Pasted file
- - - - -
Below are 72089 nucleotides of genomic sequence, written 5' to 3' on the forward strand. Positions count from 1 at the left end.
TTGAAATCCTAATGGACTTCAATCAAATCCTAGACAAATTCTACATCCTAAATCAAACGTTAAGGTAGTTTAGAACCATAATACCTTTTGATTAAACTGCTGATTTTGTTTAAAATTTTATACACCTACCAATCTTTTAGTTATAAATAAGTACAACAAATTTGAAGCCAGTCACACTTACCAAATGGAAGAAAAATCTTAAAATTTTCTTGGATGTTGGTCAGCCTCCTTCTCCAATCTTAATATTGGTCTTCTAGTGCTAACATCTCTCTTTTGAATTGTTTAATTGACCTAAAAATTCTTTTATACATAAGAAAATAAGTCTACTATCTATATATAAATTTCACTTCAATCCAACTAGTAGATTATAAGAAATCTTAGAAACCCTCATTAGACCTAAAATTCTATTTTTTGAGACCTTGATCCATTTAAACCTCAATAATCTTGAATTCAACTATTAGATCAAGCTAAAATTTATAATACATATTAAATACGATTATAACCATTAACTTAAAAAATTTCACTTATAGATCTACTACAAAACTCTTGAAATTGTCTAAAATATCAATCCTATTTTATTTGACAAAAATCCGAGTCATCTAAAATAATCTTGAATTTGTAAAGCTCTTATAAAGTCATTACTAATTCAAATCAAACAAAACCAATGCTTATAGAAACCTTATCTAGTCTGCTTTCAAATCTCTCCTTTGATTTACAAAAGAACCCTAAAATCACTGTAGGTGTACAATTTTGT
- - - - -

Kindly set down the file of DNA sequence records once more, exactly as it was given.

Below are 72089 nucleotides of genomic sequence, written 5' to 3' on the forward strand. Positions count from 1 at the left end.
TTGAAATCCTAATGGACTTCAATCAAATCCTAGACAAATTCTACATCCTAAATCAAACGTTAAGGTAGTTTAGAACCATAATACCTTTTGATTAAACTGCTGATTTTGTTTAAAATTTTATACACCTACCAATCTTTTAGTTATAAATAAGTACAACAAATTTGAAGCCAGTCACACTTACCAAATGGAAGAAAAATCTTAAAATTTTCTTGGATGTTGGTCAGCCTCCTTCTCCAATCTTAATATTGGTCTTCTAGTGCTAACATCTCTCTTTTGAATTGTTTAATTGACCTAAAAATTCTTTTATACATAAGAAAATAAGTCTACTATCTATATATAAATTTCACTTCAATCCAACTAGTAGATTATAAGAAATCTTAGAAACCCTCATTAGACCTAAAATTCTATTTTTTGAGACCTTGATCCATTTAAACCTCAATAATCTTGAATTCAACTATTAGATCAAGCTAAAATTTATAATACATATTAAATACGATTATAACCATTAACTTAAAAAATTTCACTTATAGATCTACTACAAAACTCTTGAAATTGTCTAAAATATCAATCCTATTTTATTTGACAAAAATCCGAGTCATCTAAAATAATCTTGAATTTGTAAAGCTCTTATAAAGTCATTACTAATTCAAATCAAACAAAACCAATGCTTATAGAAACCTTATCTAGTCTGCTTTCAAATCTCTCCTTTGATTTACAAAAGAACCCTAAAATCACTGTAGGTGTACAATTTTGT